Etymology
Advertisement

Words related to christen

Christian (n., adj.)

1520s as a noun, "a believer in and follower of Christ;" 1550s as an adjective, "professing the Christian religion, received into the Christian church," 16c. forms replacing Middle English Cristen (adjective and noun), from Old English cristen, from a West Germanic borrowing of Church Latin christianus, from Ecclesiastical Greek christianos, from Christos (see Christ). First used in Antioch, according to Acts xi.25-26:

And when he had found him, he brought him unto Antioch. And it came to pass, that a whole year they assembled themselves with the church, and taught much people. And the disciples were called Christians first in Antioch.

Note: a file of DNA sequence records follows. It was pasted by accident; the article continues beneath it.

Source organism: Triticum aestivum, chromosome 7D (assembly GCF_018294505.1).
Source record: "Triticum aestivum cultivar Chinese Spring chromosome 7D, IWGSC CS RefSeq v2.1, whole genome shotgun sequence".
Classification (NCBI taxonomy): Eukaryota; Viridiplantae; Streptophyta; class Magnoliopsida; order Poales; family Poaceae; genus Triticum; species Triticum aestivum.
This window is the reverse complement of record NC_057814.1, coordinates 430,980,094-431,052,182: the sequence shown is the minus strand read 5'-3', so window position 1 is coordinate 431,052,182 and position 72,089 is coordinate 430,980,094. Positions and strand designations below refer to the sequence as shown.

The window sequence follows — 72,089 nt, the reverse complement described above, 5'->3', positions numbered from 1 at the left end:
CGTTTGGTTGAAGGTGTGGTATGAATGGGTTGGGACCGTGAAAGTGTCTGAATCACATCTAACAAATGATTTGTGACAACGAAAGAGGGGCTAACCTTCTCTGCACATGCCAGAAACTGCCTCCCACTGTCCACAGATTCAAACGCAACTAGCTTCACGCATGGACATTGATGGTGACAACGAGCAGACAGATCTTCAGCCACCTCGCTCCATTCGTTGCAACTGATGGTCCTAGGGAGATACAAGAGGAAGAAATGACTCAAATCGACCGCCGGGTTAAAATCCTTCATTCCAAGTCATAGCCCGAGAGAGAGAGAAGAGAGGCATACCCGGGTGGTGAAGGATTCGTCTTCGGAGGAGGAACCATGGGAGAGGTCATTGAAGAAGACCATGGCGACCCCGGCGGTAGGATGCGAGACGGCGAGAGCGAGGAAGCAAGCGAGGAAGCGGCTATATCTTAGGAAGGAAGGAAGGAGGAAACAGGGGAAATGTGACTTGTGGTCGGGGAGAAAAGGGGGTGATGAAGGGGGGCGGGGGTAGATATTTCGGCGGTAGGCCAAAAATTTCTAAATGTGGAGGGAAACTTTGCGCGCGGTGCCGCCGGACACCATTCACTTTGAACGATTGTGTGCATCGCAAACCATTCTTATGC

Meaning "having the manner and spiritual character proper to a follower of Christ" is from 1590s (continuing a sense in the Middle English word). Christian name, that given at christening, is from 1540s (also continuing a sense from Middle English Cristen). Christian Science as the name of a religious sect is from 1863.

Advertisement
christening (n.)

"act or ceremony of baptizing," c. 1300, verbal noun from christen (v.). Old English had cristnung.

*ghrei- 

ghrēi-, Proto-Indo-European root meaning "to rub." 

It forms all or part of: chrism; Christ; christen; Christian; Christmas; cream; grime; grisly; Kriss Kringle.

It is the hypothetical source of/evidence for its existence is provided by: Greek khriein "to anoint, besmear;" Lithuanian grieju, grieti "to skim the cream off;" Old English grima "mask, helmet, ghost," Middle Low German greme "dirt."

rechristen (v.)

also re-christen, "rename, name anew," 1796, from re- "back, again" + christen (v.). Related: Rechristened; rechristening.